How Highlighting My Hair Highlighted My Insecurities and How I Coped

Yesterday, I got my hair-highlighted. Woohoo! Standing ovation for Gila. Seriously, though, what’s the big deal?

On the one hand, I always valued my natural color and having a natural look and I only started highlighting my hair as a form of rebellion in my twenties (my teens were quite lame!).

That first time, I actually got lowlights — a reddish tint. That was fun!

But my real dream had always been to have blond hair. Maybe it was because I related a lot to Phoebe on Friends — while I was a very good student, I embraced my ditzy side, and I wanted my classmates to as well instead of just seeing me as a serious student and nothing else. Plus, blondes are hot, and they really can have more fun! I wanted to have that look!

When I did get blond highlights for the first time, I was so happy each time I glanced at my hair and saw blond strands. I was living the dream!

Fast forward four years later, and I am sitting in the hair salon getting my hair highlighted for the 4th time. I had taken a break from highlighting my hair when I grew it out for the up-do that I wore at my wedding. Here I was, two years after my last highlighting job, excited to feel the rush and embrace the enlightening change once again!

I advised the hair dresser to make the highlights more gold than blond. I really did want gold highlights. But when the process was complete and I looked at my hair, while I was super happy with how the gold highlights looked, there was a part of me that yearned for blond highlights as well.

I guess, I should have expressed that to the hair dresser. Yet, if I hadn’t expressed it, perhaps I really did want only gold all along. Maybe I was simply nostalgic for blond hair, but knew it wasn’t the look I was going for.

The point is, while I could have perhaps gotten more of a mix of gold and blond, in reality I cannot have two things simultaneously. I cannot have beautiful, warm, gold highlights, and also have a more platinum blond look – they are just not compatible. And I know from the past, my complexion looks much better with warmer, golder tones, than blond ones. Heck, growing up my grandmother always reveled that I had natural gold highlights — and I always loved that so much!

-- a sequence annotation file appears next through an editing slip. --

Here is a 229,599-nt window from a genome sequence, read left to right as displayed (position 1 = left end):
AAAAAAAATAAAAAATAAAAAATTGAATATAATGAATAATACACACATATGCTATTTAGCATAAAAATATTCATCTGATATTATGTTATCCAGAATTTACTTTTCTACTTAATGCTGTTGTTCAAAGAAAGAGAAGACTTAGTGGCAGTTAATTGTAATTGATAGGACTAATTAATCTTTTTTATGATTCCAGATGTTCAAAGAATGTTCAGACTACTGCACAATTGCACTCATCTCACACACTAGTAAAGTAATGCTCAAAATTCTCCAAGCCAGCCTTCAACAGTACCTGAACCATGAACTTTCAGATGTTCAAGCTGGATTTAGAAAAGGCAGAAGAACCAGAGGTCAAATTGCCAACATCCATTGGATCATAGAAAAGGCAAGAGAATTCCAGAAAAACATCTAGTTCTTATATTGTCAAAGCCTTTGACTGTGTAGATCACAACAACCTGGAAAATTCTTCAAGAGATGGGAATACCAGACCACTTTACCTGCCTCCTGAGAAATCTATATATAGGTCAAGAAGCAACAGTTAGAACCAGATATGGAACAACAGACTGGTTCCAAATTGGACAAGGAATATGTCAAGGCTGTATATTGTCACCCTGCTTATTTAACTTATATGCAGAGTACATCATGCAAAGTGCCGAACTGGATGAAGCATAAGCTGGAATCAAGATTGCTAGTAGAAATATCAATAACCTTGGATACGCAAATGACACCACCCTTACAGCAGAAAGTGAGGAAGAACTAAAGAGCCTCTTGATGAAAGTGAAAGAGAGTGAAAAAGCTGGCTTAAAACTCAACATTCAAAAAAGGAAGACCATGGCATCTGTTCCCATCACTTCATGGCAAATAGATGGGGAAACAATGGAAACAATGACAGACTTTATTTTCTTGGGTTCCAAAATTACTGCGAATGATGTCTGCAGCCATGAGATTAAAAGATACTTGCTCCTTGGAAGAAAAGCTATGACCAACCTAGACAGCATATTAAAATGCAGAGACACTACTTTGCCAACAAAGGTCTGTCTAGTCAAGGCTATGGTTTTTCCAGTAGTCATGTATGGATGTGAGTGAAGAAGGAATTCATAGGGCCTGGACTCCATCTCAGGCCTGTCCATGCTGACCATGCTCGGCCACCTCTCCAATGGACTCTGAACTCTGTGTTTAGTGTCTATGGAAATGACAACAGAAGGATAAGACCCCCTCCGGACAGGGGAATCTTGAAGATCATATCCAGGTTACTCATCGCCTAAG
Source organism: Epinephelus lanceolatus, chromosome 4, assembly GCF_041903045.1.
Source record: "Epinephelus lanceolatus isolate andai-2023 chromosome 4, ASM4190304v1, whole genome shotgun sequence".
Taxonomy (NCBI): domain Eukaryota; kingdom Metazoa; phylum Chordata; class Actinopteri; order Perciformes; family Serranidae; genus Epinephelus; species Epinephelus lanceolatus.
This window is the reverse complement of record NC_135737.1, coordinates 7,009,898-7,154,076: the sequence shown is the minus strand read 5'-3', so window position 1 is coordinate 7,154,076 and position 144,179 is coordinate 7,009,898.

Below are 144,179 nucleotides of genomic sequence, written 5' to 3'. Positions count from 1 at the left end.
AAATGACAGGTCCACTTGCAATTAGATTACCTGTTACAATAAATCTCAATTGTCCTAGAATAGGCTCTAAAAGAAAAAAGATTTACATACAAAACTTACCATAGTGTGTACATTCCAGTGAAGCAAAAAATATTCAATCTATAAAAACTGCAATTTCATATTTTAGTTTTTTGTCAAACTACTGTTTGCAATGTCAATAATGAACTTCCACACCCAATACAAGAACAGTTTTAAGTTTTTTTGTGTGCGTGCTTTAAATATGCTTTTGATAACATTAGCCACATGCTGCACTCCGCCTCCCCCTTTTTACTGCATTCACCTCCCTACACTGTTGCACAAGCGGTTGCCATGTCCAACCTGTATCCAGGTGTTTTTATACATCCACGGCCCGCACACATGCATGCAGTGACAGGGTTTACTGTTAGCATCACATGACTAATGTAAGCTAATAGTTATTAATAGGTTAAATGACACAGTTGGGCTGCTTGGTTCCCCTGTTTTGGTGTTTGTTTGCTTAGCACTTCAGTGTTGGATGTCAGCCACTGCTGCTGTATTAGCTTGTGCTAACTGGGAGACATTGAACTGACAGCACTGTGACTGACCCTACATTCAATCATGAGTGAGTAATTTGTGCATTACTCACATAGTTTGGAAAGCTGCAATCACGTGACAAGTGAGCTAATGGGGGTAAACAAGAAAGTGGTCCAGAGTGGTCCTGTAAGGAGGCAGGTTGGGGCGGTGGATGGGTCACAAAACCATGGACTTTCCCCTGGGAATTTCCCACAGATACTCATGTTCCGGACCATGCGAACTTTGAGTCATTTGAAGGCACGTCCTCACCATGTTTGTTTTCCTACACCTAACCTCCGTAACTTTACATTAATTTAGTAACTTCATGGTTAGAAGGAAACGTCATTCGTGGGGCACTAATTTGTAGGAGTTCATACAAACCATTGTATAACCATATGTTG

I have a tendency of wanting to keep all the doors open, to be able to hold as real all the dreams that I have in life.

As an adult, I have learned that we have to pick what we want, commit to it, and then channel our energy towards supporting it. Continuing to long for blond streaks is not healthy, and it makes me feel very distant and unhappy with myself.

In the end, I found greater peace with my current new look, when I posted my before and after photo on Instagram. By playing with the filters and brightness level, I was able to highlight my highlights. This made me feel very self-assured, since my self-esteem has been slashed down by a society ruled by Photoshop and the marketing of “real” images of celebrities and “reality” TV (C’mon, that is anything but real). Maybe, I didn’t get the most perfect highlights that I ever imagined –but I got something better – the invitation to, within normal limits, tweak and edit my image before presenting it to others. I reinforced the lesson that I have been learning more and more as an adult: that nothing is really as perfect as it seems and what we see in life, is not the full picture; it’s not the raw footage. Growing up, I judged myself so harshly for not living up to standards that were impossible to meet, because they weren’t real. If I am ever going to survive in this world, it is with the understanding that I can allow myself to invite play into my life, and not take everything so literally.





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